Magnetic resonance imaging has provided an increasing number of methods for examining the structure and function of the human brain. Among these, Diffusion Tensor Imaging (DTI), first described by Basser et al. (1994), has filled an important niche in structural brain imaging. By quantifying the diffusivity of water molecules within white matter tracts, investigators can obtain indices of their microstructural integrity. Most dramatically, by taking advantage of the rotational invariance of DTI, researchers can perform tractography, i.e. constructing 3D models of the principal white matter tracts (Assaf & Pasternak, 2008). Despite the esthetic beauty of many such figures, the workhorse measures of DTI remain the voxel-wise indices of fractional anisotropy and mean diffusivity (White et al., 2008).
In this current issue of EJN, Konrad et al. (2010) used DTI to examine white matter in a substantial sample (n = 37) of never-medicated adults with Attention-Deficit/Hyperactivity Disorder (ADHD). ADHD, which is characterized by behavioural symptoms of inattention, impulsivity and hyperactivity (American Psychiatric Association, 2000), is increasingly recognized as a disorder that affects individuals throughout the lifespan (Biederman et al., 2007). As expected (Casey et al., 2007; Makris et al., 2008), Konrad et al. (2010) found that patients with ADHD have reduced white matter fractional anisotropy in the right anterior cingulate bundle, and both reduced white matter fractional anisotropy and increased mean diffusivity in bilateral inferior frontoccipital fasciculus. The novel findings of DTI abnormalities in the inferior frontoccipital fasciculus highlight the role of the orbitofrontal cortex in adult ADHD, complementing previous anatomic results (Hesslinger et al., 2002; Makris et al., 2007). Furthermore, DTI indices correlated in the expected directions with objective measures of attention (TOVA ADHD score), impulsivity (TOVA commission errors) and total ADHD symptomatology (Brown Attention Deficit Disorder Scale). In contrast, Konrad et al. (2010) also found increased white matter fractional anisotropy in bilateral temporal inferior frontoccipital fasciculus and in the uncinate fasciculus in the ADHD group. They speculate that these results may indicate fewer crossing fibers in the patients with ADHD, as white matter fractional anisotropy measures are highly sensitive to such crossings or to the splaying of white matter tracts as they terminate in gray matter structures.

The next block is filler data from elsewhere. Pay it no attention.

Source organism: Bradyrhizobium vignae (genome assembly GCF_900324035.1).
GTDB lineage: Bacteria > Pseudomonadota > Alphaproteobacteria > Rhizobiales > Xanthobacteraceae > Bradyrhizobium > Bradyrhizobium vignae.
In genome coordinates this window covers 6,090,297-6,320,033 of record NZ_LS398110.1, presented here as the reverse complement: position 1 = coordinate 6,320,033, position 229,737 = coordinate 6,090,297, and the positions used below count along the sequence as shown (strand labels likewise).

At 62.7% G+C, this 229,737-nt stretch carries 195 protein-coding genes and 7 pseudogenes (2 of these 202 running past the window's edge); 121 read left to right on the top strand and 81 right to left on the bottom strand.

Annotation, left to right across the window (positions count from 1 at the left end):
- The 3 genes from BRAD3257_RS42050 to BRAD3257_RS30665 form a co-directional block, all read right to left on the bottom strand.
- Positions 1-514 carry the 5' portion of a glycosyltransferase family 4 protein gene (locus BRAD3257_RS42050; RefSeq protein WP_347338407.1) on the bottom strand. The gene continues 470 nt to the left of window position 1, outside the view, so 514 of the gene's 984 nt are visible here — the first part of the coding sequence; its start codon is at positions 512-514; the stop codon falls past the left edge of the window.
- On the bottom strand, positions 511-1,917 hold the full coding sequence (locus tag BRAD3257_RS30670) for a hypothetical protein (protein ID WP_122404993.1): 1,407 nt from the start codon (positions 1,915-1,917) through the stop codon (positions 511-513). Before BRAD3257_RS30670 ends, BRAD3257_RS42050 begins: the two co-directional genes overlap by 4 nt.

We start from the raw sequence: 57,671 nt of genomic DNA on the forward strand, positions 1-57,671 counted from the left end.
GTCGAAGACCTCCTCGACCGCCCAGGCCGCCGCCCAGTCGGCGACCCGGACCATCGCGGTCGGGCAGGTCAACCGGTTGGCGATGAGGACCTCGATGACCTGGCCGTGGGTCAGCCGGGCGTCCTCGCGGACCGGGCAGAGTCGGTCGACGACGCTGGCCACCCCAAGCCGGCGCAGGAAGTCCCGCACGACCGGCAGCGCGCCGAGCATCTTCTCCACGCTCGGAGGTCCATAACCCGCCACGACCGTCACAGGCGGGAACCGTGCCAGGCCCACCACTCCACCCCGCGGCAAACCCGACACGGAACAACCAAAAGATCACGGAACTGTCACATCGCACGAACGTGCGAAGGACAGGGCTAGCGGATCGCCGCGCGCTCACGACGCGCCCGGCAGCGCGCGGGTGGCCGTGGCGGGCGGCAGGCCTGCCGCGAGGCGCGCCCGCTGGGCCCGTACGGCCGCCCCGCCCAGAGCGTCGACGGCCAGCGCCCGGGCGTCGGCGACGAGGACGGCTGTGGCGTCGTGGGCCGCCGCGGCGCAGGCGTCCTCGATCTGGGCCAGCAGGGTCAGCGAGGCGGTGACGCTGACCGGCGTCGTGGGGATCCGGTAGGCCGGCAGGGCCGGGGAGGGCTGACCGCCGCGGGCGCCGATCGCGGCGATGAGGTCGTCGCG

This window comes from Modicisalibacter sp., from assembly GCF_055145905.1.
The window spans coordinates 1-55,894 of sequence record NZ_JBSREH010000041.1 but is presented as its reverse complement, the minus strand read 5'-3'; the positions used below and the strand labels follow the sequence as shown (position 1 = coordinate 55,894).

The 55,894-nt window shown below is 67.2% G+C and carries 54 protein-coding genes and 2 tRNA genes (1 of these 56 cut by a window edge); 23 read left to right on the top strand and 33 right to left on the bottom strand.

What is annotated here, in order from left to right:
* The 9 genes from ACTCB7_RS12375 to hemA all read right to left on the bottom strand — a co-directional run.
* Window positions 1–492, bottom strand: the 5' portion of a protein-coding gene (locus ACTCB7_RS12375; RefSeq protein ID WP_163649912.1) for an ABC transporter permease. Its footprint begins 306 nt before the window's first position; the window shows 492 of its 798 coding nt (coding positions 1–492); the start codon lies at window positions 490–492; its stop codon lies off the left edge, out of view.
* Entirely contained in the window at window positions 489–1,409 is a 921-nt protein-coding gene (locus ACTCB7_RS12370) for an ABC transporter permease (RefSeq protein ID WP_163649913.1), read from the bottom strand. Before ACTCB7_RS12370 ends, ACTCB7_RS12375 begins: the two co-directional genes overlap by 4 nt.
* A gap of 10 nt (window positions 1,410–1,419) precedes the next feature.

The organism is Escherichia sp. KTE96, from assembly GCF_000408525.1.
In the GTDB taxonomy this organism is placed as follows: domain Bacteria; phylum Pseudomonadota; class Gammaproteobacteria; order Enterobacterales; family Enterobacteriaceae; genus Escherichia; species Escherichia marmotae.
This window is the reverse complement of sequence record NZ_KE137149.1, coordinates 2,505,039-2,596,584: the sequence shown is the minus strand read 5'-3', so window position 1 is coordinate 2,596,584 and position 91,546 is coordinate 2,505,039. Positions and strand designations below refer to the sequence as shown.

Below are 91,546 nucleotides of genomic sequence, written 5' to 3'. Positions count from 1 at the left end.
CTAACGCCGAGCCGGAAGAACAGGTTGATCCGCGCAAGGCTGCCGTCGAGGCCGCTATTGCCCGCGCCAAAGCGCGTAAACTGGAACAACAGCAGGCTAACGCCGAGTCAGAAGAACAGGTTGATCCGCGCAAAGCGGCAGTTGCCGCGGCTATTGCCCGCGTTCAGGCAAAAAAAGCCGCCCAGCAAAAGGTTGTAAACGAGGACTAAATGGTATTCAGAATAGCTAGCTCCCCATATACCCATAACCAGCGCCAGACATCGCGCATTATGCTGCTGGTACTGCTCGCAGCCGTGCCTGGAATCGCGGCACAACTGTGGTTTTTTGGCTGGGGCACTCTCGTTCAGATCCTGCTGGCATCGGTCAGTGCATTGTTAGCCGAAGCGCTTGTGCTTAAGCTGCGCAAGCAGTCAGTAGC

The authors are to be congratulated on their rigorous standards for inclusion in the study which allow them to exclude the possibility of confounding by medication effects or from comorbidity. The cost of such rigor was an extended recruitment period, and the use of earlier albeit adequate DTI methods. The authors also acknowledge that their results would not have survived correction for multiple comparisons, and point out that the only prior voxel-wise DTI study in ADHD (Ashtari et al., 2005) also reported uncorrected statistical values. Publication of tentative results is necessary early in the development of any literature but such results must be interpreted with caution pending definitive replications appropriately corrected for multiple comparisons. Otherwise, differentiating false positives from true results will remain a challenge to the field (Rossi, 1990). We look forward to the continued advances of diffusion-based approaches (Hagmann et al., 2007) in parallel with the recent emergence of functional connectivity methods that appear to be particularly amenable to large-scale data aggregation (Biswal et al., 2010). These techniques join the multiplicity of magnetic resonance methods that can now be brought to bear on clinical questions, i.e. standard volumetric analyses, cortical thickness measures, magnetic resonance spectroscopy and traditional task-based functional neuroimaging methods. Thus, one may reasonably conclude that we are now embarking on the true Decade of the Brain.